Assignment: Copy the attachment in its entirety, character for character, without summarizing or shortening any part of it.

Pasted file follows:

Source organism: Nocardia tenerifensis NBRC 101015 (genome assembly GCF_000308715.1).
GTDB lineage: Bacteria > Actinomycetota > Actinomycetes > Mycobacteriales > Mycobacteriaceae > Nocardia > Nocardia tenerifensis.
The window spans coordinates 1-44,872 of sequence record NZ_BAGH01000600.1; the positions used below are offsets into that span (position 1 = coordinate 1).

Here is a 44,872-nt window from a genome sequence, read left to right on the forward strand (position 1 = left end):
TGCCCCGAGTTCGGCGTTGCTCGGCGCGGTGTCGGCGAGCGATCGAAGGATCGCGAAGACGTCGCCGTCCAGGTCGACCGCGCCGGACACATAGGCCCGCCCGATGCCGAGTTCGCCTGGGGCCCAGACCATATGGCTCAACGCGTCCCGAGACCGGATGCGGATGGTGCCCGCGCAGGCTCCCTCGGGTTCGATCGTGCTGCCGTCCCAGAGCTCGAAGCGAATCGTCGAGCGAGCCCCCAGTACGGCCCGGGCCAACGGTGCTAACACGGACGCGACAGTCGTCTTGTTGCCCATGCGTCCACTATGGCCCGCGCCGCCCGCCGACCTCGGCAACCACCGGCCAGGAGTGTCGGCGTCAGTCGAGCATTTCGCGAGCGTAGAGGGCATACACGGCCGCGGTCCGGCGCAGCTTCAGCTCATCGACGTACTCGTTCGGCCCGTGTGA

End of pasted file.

Source organism: Nocardia tenerifensis NBRC 101015 (genome assembly GCF_000308715.1).
GTDB lineage: Bacteria > Actinomycetota > Actinomycetes > Mycobacteriales > Mycobacteriaceae > Nocardia > Nocardia tenerifensis.
The window spans coordinates 1-44,872 of sequence record NZ_BAGH01000600.1; the positions used below are offsets into that span (position 1 = coordinate 1).

Here is a 44,872-nt window from a genome sequence, read left to right on the forward strand (position 1 = left end):
TGCCCCGAGTTCGGCGTTGCTCGGCGCGGTGTCGGCGAGCGATCGAAGGATCGCGAAGACGTCGCCGTCCAGGTCGACCGCGCCGGACACATAGGCCCGCCCGATGCCGAGTTCGCCTGGGGCCCAGACCATATGGCTCAACGCGTCCCGAGACCGGATGCGGATGGTGCCCGCGCAGGCTCCCTCGGGTTCGATCGTGCTGCCGTCCCAGAGCTCGAAGCGAATCGTCGAGCGAGCCCCCAGTACGGCCCGGGCCAACGGTGCTAACACGGACGCGACAGTCGTCTTGTTGCCCATGCGTCCACTATGGCCCGCGCCGCCCGCCGACCTCGGCAACCACCGGCCAGGAGTGTCGGCGTCAGTCGAGCATTTCGCGAGCGTAGAGGGCATACACGGCCGCGGTCCGGCGCAGCTTCAGCTCATCGACGTACTCGTTCGGCCCGTGTGA